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Saturday December 10 2016
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More Transparency

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Congratulations, Gary Bettman. After all the years of criticism, work stoppages and mismanagement, you—and your league—finally get it.

NHL commissioner Bettman gets what groundbreaking NFL commish Pete Rozelle did and current leader Roger Goodell does not. “It” is about connecting. Not separating.


One example is the the wonderful HBO series “24/7,” which is slowly but surely accomplishing for the NHL what NFL Films did for the NFL. Bringing the game to the people.


Far outweighing that example, however, is the transparency with which the NHL is handling an issue that threatens the very core of both leagues: head injuries.

Sports fans in Pittsburgh are familiar with the issue, for which Steelers linebacker James Harrison has become the poster boy. While I'm not one to put any stock in the absurd “NFL Hates the Steelers” conspiracy, it's abundantly clear that the NFL is handing the issue horrendously. There is no consistency, there is no one explaining anything—to the players or the fans—and there seems to be a total lack of understanding throughout the league as to what the rules are, let alone how they are enforced.

The NFL Players Association deserves some of the blame for this after they loudly complained about the league's suspension-policy last season, yet signed off on the exact same policy during last year's collective bargaining negotiations. Basically, the players gave the thumbs-up to letting Roger Goodell do whatever he wants without any explanation. Some have said that Goodell runs his NFL the way Vladimir Lenin ran his Russia, but that guy at least had everyone on the same page. Seems to me Goodell runs it more like Vladimir Putin – not very well. And, of course, we all know what James Harrison thinks of Goodell.

But at the other end of the spectrum is the NHL and their vice president for player safety, former All-Star  Brendan Shanahan. Every time the league rules on a suspension, Shanahan explains the entire decision-making process in a well thought-out, clearly-illustrated, informative and publicly-distributed video.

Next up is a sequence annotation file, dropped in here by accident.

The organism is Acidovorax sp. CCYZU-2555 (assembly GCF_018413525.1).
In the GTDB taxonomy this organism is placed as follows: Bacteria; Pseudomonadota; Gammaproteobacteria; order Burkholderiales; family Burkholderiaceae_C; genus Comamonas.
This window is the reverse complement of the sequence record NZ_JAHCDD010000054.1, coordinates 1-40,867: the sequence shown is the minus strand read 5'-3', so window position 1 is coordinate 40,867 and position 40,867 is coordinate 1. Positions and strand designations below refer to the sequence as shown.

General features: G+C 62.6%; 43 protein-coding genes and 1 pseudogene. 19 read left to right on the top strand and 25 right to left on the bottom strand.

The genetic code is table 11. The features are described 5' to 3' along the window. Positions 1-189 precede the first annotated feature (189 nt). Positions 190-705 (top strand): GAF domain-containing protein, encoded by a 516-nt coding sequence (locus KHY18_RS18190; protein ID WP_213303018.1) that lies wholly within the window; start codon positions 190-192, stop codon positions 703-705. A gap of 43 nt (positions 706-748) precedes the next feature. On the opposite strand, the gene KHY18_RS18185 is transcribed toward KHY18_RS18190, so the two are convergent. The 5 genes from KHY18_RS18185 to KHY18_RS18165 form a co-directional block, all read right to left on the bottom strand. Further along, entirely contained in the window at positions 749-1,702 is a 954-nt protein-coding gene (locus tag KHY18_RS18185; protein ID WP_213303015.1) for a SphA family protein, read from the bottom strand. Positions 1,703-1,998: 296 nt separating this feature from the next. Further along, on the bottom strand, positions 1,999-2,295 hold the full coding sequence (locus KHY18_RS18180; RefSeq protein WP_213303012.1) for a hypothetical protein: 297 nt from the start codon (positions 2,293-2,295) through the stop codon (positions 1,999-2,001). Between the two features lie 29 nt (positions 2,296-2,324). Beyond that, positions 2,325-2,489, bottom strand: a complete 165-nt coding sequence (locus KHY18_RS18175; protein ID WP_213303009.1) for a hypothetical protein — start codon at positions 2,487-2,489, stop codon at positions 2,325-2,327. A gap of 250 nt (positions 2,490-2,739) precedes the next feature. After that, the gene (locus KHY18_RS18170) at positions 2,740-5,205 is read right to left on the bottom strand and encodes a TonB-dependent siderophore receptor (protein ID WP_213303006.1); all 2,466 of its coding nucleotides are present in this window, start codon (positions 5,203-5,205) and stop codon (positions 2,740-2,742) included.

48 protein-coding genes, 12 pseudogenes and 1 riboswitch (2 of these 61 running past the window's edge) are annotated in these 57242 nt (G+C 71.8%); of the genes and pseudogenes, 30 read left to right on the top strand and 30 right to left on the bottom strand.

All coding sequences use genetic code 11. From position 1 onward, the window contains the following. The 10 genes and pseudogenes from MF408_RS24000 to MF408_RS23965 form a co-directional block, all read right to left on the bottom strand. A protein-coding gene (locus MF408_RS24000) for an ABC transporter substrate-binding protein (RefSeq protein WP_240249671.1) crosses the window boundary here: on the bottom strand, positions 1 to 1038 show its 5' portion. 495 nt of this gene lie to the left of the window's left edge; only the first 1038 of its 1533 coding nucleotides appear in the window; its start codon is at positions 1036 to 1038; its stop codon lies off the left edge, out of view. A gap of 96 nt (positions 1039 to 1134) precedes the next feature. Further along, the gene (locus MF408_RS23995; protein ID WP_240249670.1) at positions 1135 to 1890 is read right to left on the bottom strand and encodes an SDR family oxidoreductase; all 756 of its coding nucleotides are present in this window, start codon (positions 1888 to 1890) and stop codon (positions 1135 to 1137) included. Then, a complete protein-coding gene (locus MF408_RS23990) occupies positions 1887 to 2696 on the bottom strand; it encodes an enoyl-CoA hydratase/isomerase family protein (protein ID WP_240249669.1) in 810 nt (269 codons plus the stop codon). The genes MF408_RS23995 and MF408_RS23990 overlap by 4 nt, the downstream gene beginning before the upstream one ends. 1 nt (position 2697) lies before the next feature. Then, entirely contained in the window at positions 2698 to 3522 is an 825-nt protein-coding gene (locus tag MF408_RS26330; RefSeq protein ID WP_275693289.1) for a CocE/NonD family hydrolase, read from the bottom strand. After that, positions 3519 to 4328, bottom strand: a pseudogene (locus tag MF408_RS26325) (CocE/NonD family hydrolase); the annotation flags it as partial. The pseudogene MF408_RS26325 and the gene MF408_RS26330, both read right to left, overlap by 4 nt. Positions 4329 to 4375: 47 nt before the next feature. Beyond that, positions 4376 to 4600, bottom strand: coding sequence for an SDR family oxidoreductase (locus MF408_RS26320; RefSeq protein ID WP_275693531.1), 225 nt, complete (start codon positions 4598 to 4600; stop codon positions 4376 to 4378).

While I've seen the videos in the past, the first time I truly examined one was during last month's incident involving Penguins defenseman Deryk Engelland, who was suspended for three games for his hit on Chicago forward Marcus Krüger. I disagreed with the length of the suspension. Still do. I think one game would have been a significant punishment and a sufficient deterrent. But the league's willingness to put Shanahan front and center—with a rational, logical, and transparent explanation—increased my willingness to accept it.


The NHL is reaching out to the players and to their fans, explaining why this heavy-handed enforcement is necessary and how it can be avoided. Will there be disagreements along the way? Of course. And at times, the league will likely be wrong and someone will get treated unfairly.

But players—and fans—will respect the process more. And that's the first step in changing things for the better.

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Bob Prince was best known as the voice of the PIttsburgh Pirates for 28 years, but it was not the only job he had over his Hall of Fame career. “The Gunner” also called Steelers and Penguins games at different times during his career and was part of the NBC broadcast team for the 1965 All-Star Game.
Feature OneNorth Shore Notes
When the Penguins hired Jim Rutherford as their general manager in 2014, it seemed like a temporary move. The former Carolina Hurricanes GM would spend his two years in Pittsburgh, and then hand the keys to Jason Botterill; the man whom several people thought deserved the job in the first place.
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Aaron Gray is a familiar name for most Pittsburgh basketball fans. The 7’0”, 270-pound center led the '07 Panthers to an NCAA Tournament Sweet 16 appearance and was one of the most prolific big men to play for coach Jamie Dixon.
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Jeanne Marie Laskas is the New York Times best-selling author of Concussion and the 2009 GQ article “Game Brain,” which inspired the Golden Globe-nominated movie, Concussion, starring Will Smith and Alec Baldwin.
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The college basketball season is underway as local teams finish their non-conference games this month. Will Kevin Stallings re-ignite the Pitt program? Can Jim Ferry recover from losing three seniors at Duquesne? Will Penn State's freshmen class finally produce competitive basketball in State College?
Custom 1DuquesnePenn StatePitt BasketballRobert MorrisWVU
Exactly four months after the Pittsburgh Penguins raised the Stanley Cup in San Jose, the new NHL season got underway. While the Penguins will look to become the first team in nearly 20 years to repeat as champions, the season will be sure to deliver plenty of twists and surprises during the regular season.
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As much as 80 percent of the Pirates starting rotation could be different next season. Only Gerrit Cole and Jameson Taillon are locks to return from the 2015 crew. With three spots potentially open, the Pirates could look to add veterans through waivers, free agency and trades. Here are some potential in-house solutions.
Custom 3North Shore Notes
For years, the accomplishments of the Penn State men’s basketball team have been few and far between. Head coach Patrick Chambers has posted a 23-67 overall conference record in his five seasons, one of the worst marks among Power 5 schools. Only TCU, Boston College, Texas Tech and Virginia Tech have a lower in-conference winning percentage than Penn State's .256 mark during that span.
Custom 4Penn State